April 3, 2013 12:45:05 am
In 2009,when American swimming legend Michael Phelps was snapped smoking marijuana at a private party by a British tabloid he was banned for three months and denied grants for that period. But this sanction was more a disciplinary measure by USA Swimming,for letting down young swimmers who looked up to him as a role model.
At the London Games,Phelps’ lesser-known teammate in the US Olympic contingent,judoka Nick Delpopolo,was expelled after he tested positive for marijuana. Delpopolo claimed he had inadvertently eaten food laced with the recreational drug,but got no mercy. Why Delpopolo’s indiscretion was dealt with severely while Phelps quickly returned to the sport after a 90-day sanction was because athletes can be banned for up to two years for use of recreational drugs only if they test positive in the course of a competition.
The severity of punishment meted out for recreational drugs indiscretions is a topic of debate with calls from certain quarters,including player unions,to focus on rehabilitation of athletes rather than slapping them with bans. Compared to anabolic steroids,which have proven beneficial for enhancing performance in sport,recreational drugs aren’t known to provide an unfair advantage and hence fall in the ‘social drug category’ rather than ‘systematic doping or cheating’ category. Andre Agassi admitted in his biography in 2009 that he took crystal meth (methamphetamine a stimulant prohibited in competition) in 1997 but had escaped a ban after the ATP bought his explanation that his drink was spiked. Martina Hingis,five-time Grand Slam champ,though had to quit the sport in her second comeback after testing positive for cocaine during Wimbledon.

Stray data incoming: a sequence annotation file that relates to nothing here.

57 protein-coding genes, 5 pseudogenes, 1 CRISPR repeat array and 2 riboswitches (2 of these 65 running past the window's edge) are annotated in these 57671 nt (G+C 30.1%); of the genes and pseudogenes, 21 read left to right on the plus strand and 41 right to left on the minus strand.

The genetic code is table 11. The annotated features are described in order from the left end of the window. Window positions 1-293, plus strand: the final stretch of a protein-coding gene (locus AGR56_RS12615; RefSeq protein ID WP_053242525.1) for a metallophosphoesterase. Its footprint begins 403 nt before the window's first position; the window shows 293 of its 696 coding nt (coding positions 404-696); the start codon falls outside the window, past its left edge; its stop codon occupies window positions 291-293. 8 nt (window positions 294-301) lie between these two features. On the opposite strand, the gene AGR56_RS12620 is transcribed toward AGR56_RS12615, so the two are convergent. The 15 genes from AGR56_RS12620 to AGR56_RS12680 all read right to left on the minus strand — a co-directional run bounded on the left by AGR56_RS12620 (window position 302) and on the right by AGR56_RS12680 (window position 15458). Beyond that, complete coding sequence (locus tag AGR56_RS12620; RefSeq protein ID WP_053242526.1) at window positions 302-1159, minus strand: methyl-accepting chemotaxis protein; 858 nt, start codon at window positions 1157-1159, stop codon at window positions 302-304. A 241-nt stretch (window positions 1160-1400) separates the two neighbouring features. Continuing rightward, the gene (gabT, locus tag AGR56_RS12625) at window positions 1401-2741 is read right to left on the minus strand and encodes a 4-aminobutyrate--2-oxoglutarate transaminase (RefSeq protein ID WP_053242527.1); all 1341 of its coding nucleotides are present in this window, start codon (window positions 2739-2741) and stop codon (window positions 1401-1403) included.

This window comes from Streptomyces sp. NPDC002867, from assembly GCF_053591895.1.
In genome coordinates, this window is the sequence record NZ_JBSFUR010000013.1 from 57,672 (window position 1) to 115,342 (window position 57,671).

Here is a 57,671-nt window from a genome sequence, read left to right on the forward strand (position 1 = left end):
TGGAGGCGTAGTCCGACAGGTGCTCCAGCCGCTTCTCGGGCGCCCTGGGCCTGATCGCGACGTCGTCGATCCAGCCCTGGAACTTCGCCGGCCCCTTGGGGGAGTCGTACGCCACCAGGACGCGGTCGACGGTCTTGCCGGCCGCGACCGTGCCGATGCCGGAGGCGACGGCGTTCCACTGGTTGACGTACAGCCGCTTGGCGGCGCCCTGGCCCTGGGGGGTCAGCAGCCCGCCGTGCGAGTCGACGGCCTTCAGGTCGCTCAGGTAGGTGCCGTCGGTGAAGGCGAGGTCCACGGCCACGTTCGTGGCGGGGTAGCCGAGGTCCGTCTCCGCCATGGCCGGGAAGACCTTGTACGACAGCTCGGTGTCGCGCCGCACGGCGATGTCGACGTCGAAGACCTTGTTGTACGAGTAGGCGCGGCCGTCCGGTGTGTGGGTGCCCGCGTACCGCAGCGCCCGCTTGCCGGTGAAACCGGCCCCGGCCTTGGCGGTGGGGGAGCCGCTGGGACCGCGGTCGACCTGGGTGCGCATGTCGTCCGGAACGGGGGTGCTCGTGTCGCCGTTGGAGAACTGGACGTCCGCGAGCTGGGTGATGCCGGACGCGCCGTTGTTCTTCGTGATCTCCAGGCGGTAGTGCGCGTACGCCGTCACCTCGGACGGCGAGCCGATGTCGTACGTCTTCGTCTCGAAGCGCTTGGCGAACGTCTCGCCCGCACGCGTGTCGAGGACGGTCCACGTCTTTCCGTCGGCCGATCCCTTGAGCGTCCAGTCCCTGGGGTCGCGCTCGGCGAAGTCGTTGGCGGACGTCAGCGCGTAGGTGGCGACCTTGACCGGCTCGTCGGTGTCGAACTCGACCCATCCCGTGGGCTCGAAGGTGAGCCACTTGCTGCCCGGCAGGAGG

Closer home,while Beijing Olympics bronze-medallist Vijender Singh is unlikely to be banned despite the police claiming that he used heroin 12 times,albeit out of competition,last year,school-level boxers and weight-lifters were sanctioned after testing positive for marijuana which reduce anxiety in tests conducted during the school games. So the timing of detection is all-important with in-competition lapses landing sportspersons with stern bans,while only the image takes a beating when out of-competition follies are committed.
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Nihal is an assistant editor based in New Delhi.
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